The present work aims to study friendship in historical literary texts to examine the basic structure and various modalities of this relationship as depicted through the ages. Five masterpieces of European literature chosen for their availability, relevance and popularity - criteria required in comparative studies - were content analysed and then submitted to cluster and correspondence analyses. The works span a wide period, from the end of the twelfth century to the mid-twentieth century. All of them were written by women. The results highlight both common and diverse aspects of the relationship in the course of time. As regards common aspects the central core of friendship appears to consist of intimacy, respect, mutual help, confrontation. The results of correspondence analyses illustrate factors which tie up with the basic dimensions encountered in cross-cultural research: `affect’, `intimacy’ and, to a lesser extent, `status’. Major differences over time regard the varying form of the relationship. An important change in friendship occurred in the passage from the sixteenth to the seventeenth century, with conflict increasingly emerging as a possible element. The results are discussed in connection with the literature on personal relationships and the topic of literature as a source of social knowledge is briefly discussed.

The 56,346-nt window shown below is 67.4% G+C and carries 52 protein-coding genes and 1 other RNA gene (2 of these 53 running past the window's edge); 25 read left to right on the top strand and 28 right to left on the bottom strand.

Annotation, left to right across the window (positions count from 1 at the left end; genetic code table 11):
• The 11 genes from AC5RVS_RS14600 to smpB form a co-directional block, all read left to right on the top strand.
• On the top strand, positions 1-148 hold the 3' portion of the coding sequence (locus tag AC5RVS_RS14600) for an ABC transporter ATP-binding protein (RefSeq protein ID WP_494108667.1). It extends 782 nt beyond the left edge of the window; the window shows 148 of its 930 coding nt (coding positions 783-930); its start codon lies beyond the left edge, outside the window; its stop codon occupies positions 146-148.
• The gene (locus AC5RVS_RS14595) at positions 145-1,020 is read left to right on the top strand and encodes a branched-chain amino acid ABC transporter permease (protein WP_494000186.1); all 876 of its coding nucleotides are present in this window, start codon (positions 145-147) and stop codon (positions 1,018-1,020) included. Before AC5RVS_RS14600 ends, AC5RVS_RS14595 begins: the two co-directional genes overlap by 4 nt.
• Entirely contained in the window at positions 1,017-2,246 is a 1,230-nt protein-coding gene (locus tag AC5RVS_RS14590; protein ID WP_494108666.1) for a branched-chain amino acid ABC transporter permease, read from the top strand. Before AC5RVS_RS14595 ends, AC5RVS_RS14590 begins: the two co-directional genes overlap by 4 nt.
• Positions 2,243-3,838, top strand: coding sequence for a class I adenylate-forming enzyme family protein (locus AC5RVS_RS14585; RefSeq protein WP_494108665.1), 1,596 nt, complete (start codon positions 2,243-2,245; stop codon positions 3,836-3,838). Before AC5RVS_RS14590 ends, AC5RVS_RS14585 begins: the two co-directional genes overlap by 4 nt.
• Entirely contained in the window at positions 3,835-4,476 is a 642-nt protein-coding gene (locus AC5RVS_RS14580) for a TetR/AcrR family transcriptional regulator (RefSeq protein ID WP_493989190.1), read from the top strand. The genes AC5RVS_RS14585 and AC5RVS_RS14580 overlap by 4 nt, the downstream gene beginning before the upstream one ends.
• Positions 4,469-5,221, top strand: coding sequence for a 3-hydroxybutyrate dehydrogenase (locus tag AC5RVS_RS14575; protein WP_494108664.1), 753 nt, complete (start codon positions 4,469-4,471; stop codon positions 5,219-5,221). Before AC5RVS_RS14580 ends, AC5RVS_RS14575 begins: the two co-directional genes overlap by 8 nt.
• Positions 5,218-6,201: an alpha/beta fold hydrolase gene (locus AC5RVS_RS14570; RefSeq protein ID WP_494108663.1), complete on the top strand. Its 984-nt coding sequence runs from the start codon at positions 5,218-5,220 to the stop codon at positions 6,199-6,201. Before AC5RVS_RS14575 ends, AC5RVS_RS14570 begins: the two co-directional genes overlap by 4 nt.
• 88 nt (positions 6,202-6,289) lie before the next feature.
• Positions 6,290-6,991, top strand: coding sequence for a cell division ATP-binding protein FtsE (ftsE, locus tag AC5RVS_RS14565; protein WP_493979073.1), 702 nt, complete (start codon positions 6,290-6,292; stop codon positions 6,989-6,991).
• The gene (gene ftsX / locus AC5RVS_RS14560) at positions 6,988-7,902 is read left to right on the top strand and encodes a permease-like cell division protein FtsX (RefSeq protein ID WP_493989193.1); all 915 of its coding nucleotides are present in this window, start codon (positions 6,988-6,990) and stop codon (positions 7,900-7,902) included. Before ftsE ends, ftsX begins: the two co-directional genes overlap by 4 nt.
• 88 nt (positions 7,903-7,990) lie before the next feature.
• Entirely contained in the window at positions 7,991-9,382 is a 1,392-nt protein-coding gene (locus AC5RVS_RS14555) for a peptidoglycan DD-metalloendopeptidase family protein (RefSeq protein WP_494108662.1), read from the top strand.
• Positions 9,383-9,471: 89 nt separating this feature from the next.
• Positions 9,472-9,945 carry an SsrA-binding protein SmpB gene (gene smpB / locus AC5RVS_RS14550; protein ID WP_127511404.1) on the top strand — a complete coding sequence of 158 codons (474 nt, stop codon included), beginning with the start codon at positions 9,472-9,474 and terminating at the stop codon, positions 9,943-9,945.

ASJC Scopus subject areas
- Sociology and Political Science
- Developmental and Educational Psychology
- Social Psychology